This is especially true when underperforming employees receive the direct, detailed instruction required to be successful. In an effort to regain some sense of control over the situation, the direct reports may lash out or whine that the manager is micromanaging rather than acknowledge and address their underlying performance issue(s) directly. I can relate to this assertion, perhaps too well, as the last thing I want in a job is a manager telling me what to do and how to do it. Yet having said this, I can certainly point to cases where I needed more direction to complete a task or a project efficiently and successfully. In my case, this is especially true for new assignments or those that I find less than interesting or tedious, and therefore tend to avoid or postpone. I need the proverbial “kick in the pants” to get back on track and focused on completing the task efficiently.
Don’t Be Afraid to Manage!
My message to you is that managers should never be afraid to manage. The “micromanager” label is often applied by those who do not have the perspective necessary to appreciate the overall context and business needs. I am not implying that a manager should revel in having power over others, but most organizations are structured in a hierarchy where everyone (except one) is subordinate to at least one other person for a good reason. With heavily matrixed organizations, you may even have to take direction from several different people at different times. People at higher levels giving direction to people at lower levels is the way that work gets done in companies, the government, the military, organized religions, and pretty much any other group that produces anything of significance. I think in the past two decades, we have lost sight of the need for strong directive management, when appropriate, in these settings.
In the many leadership courses we have taught, managers typically have a very difficult time being directive as they have been brainwashed by well intentioned Training and HR professionals into thinking that it is never appropriate to adopt a directive approach to management and therefore avoid ‘rocking the boat’ by defaulting to a more participative management style. This is flat out wrong, as the appropriate management style is situational and should be adjusted based upon time constraints, employee capabilities and the nature of the task at hand. Managers bear the burden of evaluating outputs and adjudicating the difference between flawless and careless, and must be given the latitude to provide the appropriate amount of guidance regardless of their employees’ personal preference for autonomy.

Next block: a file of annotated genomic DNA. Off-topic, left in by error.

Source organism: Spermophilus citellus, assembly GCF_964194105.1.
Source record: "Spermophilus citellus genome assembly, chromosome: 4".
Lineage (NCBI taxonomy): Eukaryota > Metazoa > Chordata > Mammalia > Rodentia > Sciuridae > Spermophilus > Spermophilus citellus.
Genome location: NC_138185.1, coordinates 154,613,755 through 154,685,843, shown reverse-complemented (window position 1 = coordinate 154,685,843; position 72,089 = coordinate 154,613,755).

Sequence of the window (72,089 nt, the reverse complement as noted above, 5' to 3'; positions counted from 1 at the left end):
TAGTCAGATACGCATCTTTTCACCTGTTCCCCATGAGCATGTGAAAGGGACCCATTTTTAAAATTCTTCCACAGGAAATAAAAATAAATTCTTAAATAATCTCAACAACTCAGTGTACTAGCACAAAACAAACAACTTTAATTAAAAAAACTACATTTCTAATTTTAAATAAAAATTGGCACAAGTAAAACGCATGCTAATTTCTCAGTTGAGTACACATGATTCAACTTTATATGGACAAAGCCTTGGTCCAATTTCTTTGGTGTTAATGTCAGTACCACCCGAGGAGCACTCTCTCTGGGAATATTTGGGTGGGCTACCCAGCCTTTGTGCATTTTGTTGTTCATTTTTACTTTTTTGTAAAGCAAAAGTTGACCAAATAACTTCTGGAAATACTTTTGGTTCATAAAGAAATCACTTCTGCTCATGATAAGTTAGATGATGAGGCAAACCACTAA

Finding the appropriate balance between directing, delegating and doing, is a primary challenge for new and seasoned managers alike and must be constantly monitored and adjusted. Now I want to make something very clear here. Ultimately, the decision to engage in more or less directive management should be made by the manager after rationally considering what is needed to ensure the short- and long-term success of the company and the employee. The decision is not the subordinate’s!
The challenge is knowing when and how to provide the guidance and direction. If you have been labeled a micromanager and are exhibiting any of the associated directive behaviors take a close, hard look at your rationale for doing so and make sure you are doing them for the right reasons. If you have performance issues on your team, address them directly. If you are micromanaging, stop it. If for no other reason, you are wasting your own valuable time. Perhaps more importantly though, you are wasting the company’s resources, both in terms of employee time spent on non-value added work and the time it will take to recruit, hire and train replacements when you ultimately drive your talent away.
In closing, don’t be afraid to manage (appropriately), regardless labels, such as ‘Benevolent Dictator’, that may be assigned to you. It will be better for your direct reports, the company and you, in the long run.